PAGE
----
75 Cassiodorus, Variae 12.25.2.

76 Cassiodorus, Variae 12.25.3 (trans. The Variae, 494).

77 Cassiodorus, Variae 12.25.6.

78 Cassiodorus, Variae 12.25.2 (trans. The Variae, 494); Pliny the Elder, Natural History 2.98. Note the exact matches in the Latin for Cassiodorus (“Quod non eclipsis momentaneo defectu, sed totius paene anni agi niholiminus constat excursu”) and Pliny (“Fiunt prodigiosi et longiores solis defectus, qualis occiso dictatore Caesare et Antoniano bello totius paene anni pallore continuo”).

79 On Caesar’s comet, see John T. Ramsey and A. Lewis Licht, The Comet of 44 B.C. and Caesar’s Funeral Games (Atlanta: Scholars Press, 1997). Similar to the 536 event, the climatic disturbances of 43 BCE were likely the result of a volcanic eruption, possibly the Okmok volcano in Alaska’s Aleutian Islands; see Joseph R. McConnell et al., “Extreme Climate after Massive Eruption of Alaska’s Okmok Volcano in 43 BCE and Effects on the Late Roman Republic and Ptolemaic Kingdom,” Proceedings of the National Academy of Sciences 117, no. 27 (2020): 15443–49.

80 Cassiodorus, Variae 12.25.5 (trans. The Variae, 494).

81 Plutarch, Caesar 69.4; trans. Christopher Pelling, Plutarch: Caesar (Oxford: Oxford University Press, 2011), 128.

82 Archaeologiczne Zdjȩcedil;cie Polski,; Ryszard Mazurowski, Metodyka archeologicznych badań powierzchniowych (Warsaw: Państ. Wydaw. Naukowe, 1980).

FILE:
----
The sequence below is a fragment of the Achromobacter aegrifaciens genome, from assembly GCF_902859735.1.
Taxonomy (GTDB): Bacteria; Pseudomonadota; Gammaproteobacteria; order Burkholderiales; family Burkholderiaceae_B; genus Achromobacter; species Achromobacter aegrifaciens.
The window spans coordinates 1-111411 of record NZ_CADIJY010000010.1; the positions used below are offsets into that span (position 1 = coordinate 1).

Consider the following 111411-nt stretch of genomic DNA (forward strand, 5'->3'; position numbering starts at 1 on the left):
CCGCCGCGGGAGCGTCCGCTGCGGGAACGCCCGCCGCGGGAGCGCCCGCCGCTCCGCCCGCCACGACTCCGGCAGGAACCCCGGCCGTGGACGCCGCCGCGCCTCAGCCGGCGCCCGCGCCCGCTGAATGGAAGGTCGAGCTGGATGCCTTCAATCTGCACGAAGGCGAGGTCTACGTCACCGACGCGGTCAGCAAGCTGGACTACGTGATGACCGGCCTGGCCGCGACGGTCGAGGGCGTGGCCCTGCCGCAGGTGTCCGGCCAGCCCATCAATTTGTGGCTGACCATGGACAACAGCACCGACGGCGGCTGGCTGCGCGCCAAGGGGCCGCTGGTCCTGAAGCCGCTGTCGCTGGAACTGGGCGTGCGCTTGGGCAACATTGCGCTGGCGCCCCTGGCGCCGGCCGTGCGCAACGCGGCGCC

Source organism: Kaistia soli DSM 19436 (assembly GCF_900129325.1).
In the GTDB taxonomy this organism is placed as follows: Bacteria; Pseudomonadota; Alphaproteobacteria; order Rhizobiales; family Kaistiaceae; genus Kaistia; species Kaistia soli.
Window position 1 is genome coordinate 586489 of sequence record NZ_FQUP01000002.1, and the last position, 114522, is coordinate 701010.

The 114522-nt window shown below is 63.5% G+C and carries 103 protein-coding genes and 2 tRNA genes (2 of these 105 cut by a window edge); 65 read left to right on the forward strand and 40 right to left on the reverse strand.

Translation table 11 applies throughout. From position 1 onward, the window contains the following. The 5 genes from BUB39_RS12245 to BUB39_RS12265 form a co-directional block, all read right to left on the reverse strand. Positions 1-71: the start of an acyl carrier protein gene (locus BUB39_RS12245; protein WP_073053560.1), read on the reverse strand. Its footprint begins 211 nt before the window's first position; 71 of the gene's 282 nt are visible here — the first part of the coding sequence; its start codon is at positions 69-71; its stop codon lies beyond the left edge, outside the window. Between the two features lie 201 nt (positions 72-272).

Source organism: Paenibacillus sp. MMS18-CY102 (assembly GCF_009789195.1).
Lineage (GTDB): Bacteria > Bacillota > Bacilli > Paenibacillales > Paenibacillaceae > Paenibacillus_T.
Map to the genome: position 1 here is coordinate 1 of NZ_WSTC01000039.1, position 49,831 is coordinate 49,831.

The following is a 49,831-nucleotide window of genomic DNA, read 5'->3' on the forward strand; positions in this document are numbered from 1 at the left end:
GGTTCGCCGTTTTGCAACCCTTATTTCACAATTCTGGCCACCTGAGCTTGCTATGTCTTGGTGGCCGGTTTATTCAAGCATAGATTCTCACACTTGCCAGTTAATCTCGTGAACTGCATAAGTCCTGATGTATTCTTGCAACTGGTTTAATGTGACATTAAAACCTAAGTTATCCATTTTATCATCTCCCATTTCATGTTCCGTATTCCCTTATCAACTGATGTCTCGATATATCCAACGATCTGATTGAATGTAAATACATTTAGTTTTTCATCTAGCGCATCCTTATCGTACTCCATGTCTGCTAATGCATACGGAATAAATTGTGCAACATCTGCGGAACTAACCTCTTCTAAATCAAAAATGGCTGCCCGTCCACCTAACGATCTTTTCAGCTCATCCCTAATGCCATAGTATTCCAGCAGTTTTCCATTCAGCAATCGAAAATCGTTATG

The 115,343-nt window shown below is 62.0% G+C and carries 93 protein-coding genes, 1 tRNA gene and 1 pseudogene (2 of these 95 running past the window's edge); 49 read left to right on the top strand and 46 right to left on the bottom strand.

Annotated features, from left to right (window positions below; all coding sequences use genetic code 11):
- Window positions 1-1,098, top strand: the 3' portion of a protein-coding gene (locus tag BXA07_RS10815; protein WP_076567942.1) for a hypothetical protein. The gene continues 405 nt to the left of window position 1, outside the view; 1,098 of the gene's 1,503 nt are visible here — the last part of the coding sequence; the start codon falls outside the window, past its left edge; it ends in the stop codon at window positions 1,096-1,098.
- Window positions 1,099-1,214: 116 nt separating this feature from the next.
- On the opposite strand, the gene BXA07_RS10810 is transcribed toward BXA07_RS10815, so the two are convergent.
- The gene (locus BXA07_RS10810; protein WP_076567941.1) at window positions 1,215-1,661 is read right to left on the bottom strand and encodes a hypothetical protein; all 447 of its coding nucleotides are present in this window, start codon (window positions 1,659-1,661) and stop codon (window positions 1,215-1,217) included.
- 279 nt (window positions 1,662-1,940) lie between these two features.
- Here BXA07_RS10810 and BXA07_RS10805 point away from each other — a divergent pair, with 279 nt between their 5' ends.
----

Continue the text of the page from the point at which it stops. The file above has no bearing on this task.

83 Jan M. Piskorski, “The Medieval Colonization of Central Europe as a Problem of World History and Historiography,” in The Expansion of Central Europe in the Middle Ages, ed. Nora Berend (London: Routledge, 2017), 215–36.

84 Teodor Tyc, Poczatki kolonizacji wiejskiej na prawie niemieckim w Wielkopolsce (1200–1333) (Poznań: Drukiem K. Miarki, 1924); Konstanty Jan Hładyłowicz, Zmiany krajobrazu i rozwój osadnictwa w Wielkopolsce od xiv do xix wieku (Lviv: Kasa im. Rektora J. Mianowskiego, 1932); Karol Stefański, “Wsie na prawie niemieckim w Wielkopolsce w latach 1333–1370,” Roczniki Historyczne 37 (1971): 1–36.

85 Antoni Gasiorowski, “Krajobraz naturalny i rozwój osadnictwa. Organizacja społeczna i rozwój gospodarstwa wiejskiego,” in Historia Wielkopolski do roku 1795, ed. Jerzy Topolski (Poznań: Wydawnictwo Poznańskie, 1969), 254–61, here p. 256.

86 Stanisław Kuraś, Przywileje prawa niemieckiego miast i wsi małopolskich xivxv wieku (Wrocław: Instytut Historii Polskiej Akademii Nauk, 1971), 111.

87 Sambor Czerwiński et al., “Environmental Implications of Past Socioeconomic Events in Greater Poland during the Last 1200 Years: Synthesis of Paleoecological and Historical Data,” Quaternary Science Reviews 259 (2021):

88 Czerwiński et al., “Environmental Implications of Past Socioeconomic Events.” Note that the same research team has demonstrated that large-scale colonization with a profound ecological impact could also occur within one generation, in special circumstances when the financial and institutional capacities were available. See Mariusz Lamentowicz et al., “How Joannites’ Economy Eradicated Primeval Forest and Created Anthroecosystems in Medieval Central Europe,” Scientific Reports 10, no. 1 (2020):